After her own release, Kylie Moore-Gilbert helps others 

Mar 3, 2021 | Naomi Levin

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A little over three months ago, Australian academic Dr Kylie Moore-Gilbert was spirited out of Iran after two years imprisonment in some of the world’s worst jails. 

Moore-Gilbert could be forgiven for laying low and adjusting to life back home after her long incarceration on falsified charges of espionage. Instead, the University of Melbourne academic has been using her profile to draw attention to gross human rights abuses in Iran. 

Moore-Gilbert has also shared some limited insights into her imprisonment, demonstrating her incredible fortitude and strength. 

Ward 2A of Iran’s Evin Prison houses political prisoners and is notorious for the torture inflicted by its Islamic Revolutionary Guard Corps (IRGC) jailers. It was Moore-Gilbert’s home for nearly two years and she undertook a hunger strike to protest the conditions. 

On Twitter, she has written of her 12-month long solitary confinement: “2A is not designed for prolonged habitation, its very purpose is to break prisoners psychologically for interrogation. 

Prisoners are filmed 24-hours a day, even when using the bathroom. Inmates are blindfolded whenever they leave their cells, even for fresh air. In their cells, there are no pillows or mattresses, there are no chairs or tables.  Medical treatment is dispensed as a “reward” for cooperation, she reported. 

She called Evin’s prison hospital “filthy” and said it ignored COVID-19 protocols. “Many prison staff don’t even wear masks (& IRGC believe covid is a conspiracy theory and don’t take it seriously) in public prison wards, prisoners must buy masks themselves, with no antibacterial gel available,” she wrote of the experience. 

Despite this horrendous treatment, Moore-Gilbert was able to make up little games when she shared a cell. 

“In my cell in 2A we had 2 rules,” she wrote on Twitter in January. “If we saw [Manchester City Football Club coach Pep Guardiola] on TV we had to jump. When this song [Iranian pop song “Bist Hezar Arezoo” or “20,000 Wishes”] came on the radio we had to get up and dance. 

During her imprisonment, the Middle East scholar also spent time in Qarchak Prison for women. 

Again, making light of what must have been an unimaginably desperate situation, in early February Moore-Gilbert celebrated the return of her luggage to Australia – including some biscuits and snacks she had been allowed to purchase from the Qarchak Prison shop.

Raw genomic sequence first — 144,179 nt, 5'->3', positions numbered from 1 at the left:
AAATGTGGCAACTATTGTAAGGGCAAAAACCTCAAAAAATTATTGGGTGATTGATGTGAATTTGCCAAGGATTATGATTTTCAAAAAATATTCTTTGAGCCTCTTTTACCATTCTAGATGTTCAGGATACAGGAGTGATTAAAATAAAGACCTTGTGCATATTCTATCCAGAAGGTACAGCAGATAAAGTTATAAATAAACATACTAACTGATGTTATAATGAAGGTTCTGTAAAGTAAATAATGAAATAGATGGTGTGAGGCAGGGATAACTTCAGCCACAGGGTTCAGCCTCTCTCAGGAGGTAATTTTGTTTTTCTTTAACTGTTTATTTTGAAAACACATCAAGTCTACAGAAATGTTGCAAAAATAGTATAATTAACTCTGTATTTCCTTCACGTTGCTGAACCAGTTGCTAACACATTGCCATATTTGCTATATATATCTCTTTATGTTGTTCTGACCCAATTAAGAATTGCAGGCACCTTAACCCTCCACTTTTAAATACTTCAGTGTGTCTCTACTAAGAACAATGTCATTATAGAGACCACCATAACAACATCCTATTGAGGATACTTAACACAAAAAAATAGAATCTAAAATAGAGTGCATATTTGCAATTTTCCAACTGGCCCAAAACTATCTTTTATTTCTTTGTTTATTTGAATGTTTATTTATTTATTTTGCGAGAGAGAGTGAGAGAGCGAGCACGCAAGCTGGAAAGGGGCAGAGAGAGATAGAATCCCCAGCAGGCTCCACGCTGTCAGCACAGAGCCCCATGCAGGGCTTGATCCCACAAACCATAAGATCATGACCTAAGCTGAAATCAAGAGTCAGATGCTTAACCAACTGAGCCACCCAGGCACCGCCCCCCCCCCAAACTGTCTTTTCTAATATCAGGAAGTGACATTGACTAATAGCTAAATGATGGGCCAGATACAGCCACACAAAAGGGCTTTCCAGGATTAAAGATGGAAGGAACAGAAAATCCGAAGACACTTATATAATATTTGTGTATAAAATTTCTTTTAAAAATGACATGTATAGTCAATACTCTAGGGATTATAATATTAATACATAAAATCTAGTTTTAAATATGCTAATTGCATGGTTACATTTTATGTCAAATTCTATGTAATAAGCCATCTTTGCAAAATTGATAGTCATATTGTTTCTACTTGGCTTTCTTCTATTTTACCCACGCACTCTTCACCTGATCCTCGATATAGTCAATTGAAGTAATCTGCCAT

But beyond her brave attempts to try to comprehend her situation, Moore-Gilbert has dedicated her energies to also helping others who find themselves wrongfully detained in Iran. 

For the past few years, Iran has played a game of hostage-taking for political gain. The Supreme Leader Ayatollah Ali Khamenei and his henchmen in the IRGC detain foreign or dual citizens while they are visiting Iran. Then they use them as pawns – extracting hefty concessions from other governments, mostly Western, before they are prepared to release the prisoners. 

Among those currently detained in Iran are Britons Nazarin Zaghari-Ratcliffe and Anooshe Ashoori, Swede Ahmadreza Djalali, French Farida Adelkah, German Nahid Taghavi, Austrian Masud Mossaheb and Americans Morad Tahbaz, Emad Sharghi, Baquer Namazi and Siamak Namazi. 

Moore-Gilbert has drawn attention to the plight of these 10 men and women. 

She has implored the IRGC to release 66-year-old Taghavi saying, “we hold grave fears for her physical and psychological health.” She has condemned the additional punishments meted out on Ashoori for smuggling out messages about the spread of COVID-19 in Evin prison. She has advocated for Zaghari-Ratcliffe to be allowed to return to the UK on her release date of March 7. She deplored the detention of anthropologist Adelkah, saying she should be “celebrated by her homeland, not locked up and silenced.” She called out conservationist Tahbaz’s detention as “a shambolic witch hunt. She also mourned the third anniversary of the mysterious death of Canadian-Iranian academic Kavous Seyed-Emami after 17 days of interrogation in ward 2A of Evin prison.